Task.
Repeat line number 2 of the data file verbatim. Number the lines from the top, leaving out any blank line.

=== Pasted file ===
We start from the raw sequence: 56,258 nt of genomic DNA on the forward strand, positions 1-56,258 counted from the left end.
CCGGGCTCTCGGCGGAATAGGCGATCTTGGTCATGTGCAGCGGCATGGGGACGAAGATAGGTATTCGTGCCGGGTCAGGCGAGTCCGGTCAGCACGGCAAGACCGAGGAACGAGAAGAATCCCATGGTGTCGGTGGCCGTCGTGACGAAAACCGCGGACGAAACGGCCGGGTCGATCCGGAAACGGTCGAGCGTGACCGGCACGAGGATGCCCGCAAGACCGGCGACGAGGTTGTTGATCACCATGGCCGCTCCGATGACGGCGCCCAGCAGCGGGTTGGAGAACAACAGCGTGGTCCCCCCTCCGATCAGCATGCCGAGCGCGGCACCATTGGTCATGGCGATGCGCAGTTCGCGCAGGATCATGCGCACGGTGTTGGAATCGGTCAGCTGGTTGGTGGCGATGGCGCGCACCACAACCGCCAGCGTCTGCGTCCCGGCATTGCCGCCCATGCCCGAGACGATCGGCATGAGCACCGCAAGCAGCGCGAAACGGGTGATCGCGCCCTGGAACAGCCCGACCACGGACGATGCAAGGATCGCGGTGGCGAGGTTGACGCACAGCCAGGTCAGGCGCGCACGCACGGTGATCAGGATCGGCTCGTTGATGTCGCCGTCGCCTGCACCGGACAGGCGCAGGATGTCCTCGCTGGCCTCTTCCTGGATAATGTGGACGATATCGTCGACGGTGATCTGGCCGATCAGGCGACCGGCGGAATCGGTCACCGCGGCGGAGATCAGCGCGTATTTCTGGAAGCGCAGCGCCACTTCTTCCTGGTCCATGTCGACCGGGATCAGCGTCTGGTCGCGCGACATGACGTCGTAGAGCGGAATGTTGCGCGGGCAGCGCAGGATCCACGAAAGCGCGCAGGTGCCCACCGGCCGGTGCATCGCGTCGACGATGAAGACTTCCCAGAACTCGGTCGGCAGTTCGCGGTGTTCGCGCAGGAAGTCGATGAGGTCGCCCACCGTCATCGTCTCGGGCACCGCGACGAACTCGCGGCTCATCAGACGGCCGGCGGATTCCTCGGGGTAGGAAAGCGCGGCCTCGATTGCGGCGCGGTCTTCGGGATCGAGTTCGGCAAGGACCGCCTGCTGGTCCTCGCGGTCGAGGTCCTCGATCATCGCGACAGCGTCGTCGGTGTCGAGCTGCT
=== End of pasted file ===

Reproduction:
CCGGGCTCTCGGCGGAATAGGCGATCTTGGTCATGTGCAGCGGCATGGGGACGAAGATAGGTATTCGTGCCGGGTCAGGCGAGTCCGGTCAGCACGGCAAGACCGAGGAACGAGAAGAATCCCATGGTGTCGGTGGCCGTCGTGACGAAAACCGCGGACGAAACGGCCGGGTCGATCCGGAAACGGTCGAGCGTGACCGGCACGAGGATGCCCGCAAGACCGGCGACGAGGTTGTTGATCACCATGGCCGCTCCGATGACGGCGCCCAGCAGCGGGTTGGAGAACAACAGCGTGGTCCCCCCTCCGATCAGCATGCCGAGCGCGGCACCATTGGTCATGGCGATGCGCAGTTCGCGCAGGATCATGCGCACGGTGTTGGAATCGGTCAGCTGGTTGGTGGCGATGGCGCGCACCACAACCGCCAGCGTCTGCGTCCCGGCATTGCCGCCCATGCCCGAGACGATCGGCATGAGCACCGCAAGCAGCGCGAAACGGGTGATCGCGCCCTGGAACAGCCCGACCACGGACGATGCAAGGATCGCGGTGGCGAGGTTGACGCACAGCCAGGTCAGGCGCGCACGCACGGTGATCAGGATCGGCTCGTTGATGTCGCCGTCGCCTGCACCGGACAGGCGCAGGATGTCCTCGCTGGCCTCTTCCTGGATAATGTGGACGATATCGTCGACGGTGATCTGGCCGATCAGGCGACCGGCGGAATCGGTCACCGCGGCGGAGATCAGCGCGTATTTCTGGAAGCGCAGCGCCACTTCTTCCTGGTCCATGTCGACCGGGATCAGCGTCTGGTCGCGCGACATGACGTCGTAGAGCGGAATGTTGCGCGGGCAGCGCAGGATCCACGAAAGCGCGCAGGTGCCCACCGGCCGGTGCATCGCGTCGACGATGAAGACTTCCCAGAACTCGGTCGGCAGTTCGCGGTGTTCGCGCAGGAAGTCGATGAGGTCGCCCACCGTCATCGTCTCGGGCACCGCGACGAACTCGCGGCTCATCAGACGGCCGGCGGATTCCTCGGGGTAGGAAAGCGCGGCCTCGATTGCGGCGCGGTCTTCGGGATCGAGTTCGGCAAGGACCGCCTGCTGGTCCTCGCGGTCGAGGTCCTCGATCATCGCGACAGCGTCGTCGGTGTCGAGCTGCT